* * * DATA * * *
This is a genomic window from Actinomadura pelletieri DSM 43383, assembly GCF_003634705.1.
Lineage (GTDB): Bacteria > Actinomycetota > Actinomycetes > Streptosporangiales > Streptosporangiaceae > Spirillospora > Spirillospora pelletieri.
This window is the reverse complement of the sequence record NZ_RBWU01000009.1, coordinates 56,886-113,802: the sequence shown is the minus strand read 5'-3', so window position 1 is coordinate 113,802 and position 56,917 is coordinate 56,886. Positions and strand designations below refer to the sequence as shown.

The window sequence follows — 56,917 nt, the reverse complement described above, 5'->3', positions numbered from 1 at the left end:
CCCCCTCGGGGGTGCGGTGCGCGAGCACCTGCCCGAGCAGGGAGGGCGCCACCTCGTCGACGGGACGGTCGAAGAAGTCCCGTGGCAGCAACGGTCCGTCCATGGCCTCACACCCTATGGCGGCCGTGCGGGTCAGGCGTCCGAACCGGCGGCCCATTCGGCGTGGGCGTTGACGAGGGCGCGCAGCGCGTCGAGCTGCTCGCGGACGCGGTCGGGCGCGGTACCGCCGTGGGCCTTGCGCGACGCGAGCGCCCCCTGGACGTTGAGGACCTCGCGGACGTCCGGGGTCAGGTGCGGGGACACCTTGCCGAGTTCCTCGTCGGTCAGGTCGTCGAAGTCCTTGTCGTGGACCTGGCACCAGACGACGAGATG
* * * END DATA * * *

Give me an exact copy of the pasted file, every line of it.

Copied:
This is a genomic window from Actinomadura pelletieri DSM 43383, assembly GCF_003634705.1.
Lineage (GTDB): Bacteria > Actinomycetota > Actinomycetes > Streptosporangiales > Streptosporangiaceae > Spirillospora > Spirillospora pelletieri.
This window is the reverse complement of the sequence record NZ_RBWU01000009.1, coordinates 56,886-113,802: the sequence shown is the minus strand read 5'-3', so window position 1 is coordinate 113,802 and position 56,917 is coordinate 56,886. Positions and strand designations below refer to the sequence as shown.

The window sequence follows — 56,917 nt, the reverse complement described above, 5'->3', positions numbered from 1 at the left end:
CCCCCTCGGGGGTGCGGTGCGCGAGCACCTGCCCGAGCAGGGAGGGCGCCACCTCGTCGACGGGACGGTCGAAGAAGTCCCGTGGCAGCAACGGTCCGTCCATGGCCTCACACCCTATGGCGGCCGTGCGGGTCAGGCGTCCGAACCGGCGGCCCATTCGGCGTGGGCGTTGACGAGGGCGCGCAGCGCGTCGAGCTGCTCGCGGACGCGGTCGGGCGCGGTACCGCCGTGGGCCTTGCGCGACGCGAGCGCCCCCTGGACGTTGAGGACCTCGCGGACGTCCGGGGTCAGGTGCGGGGACACCTTGCCGAGTTCCTCGTCGGTCAGGTCGTCGAAGTCCTTGTCGTGGACCTGGCACCAGACGACGAGATG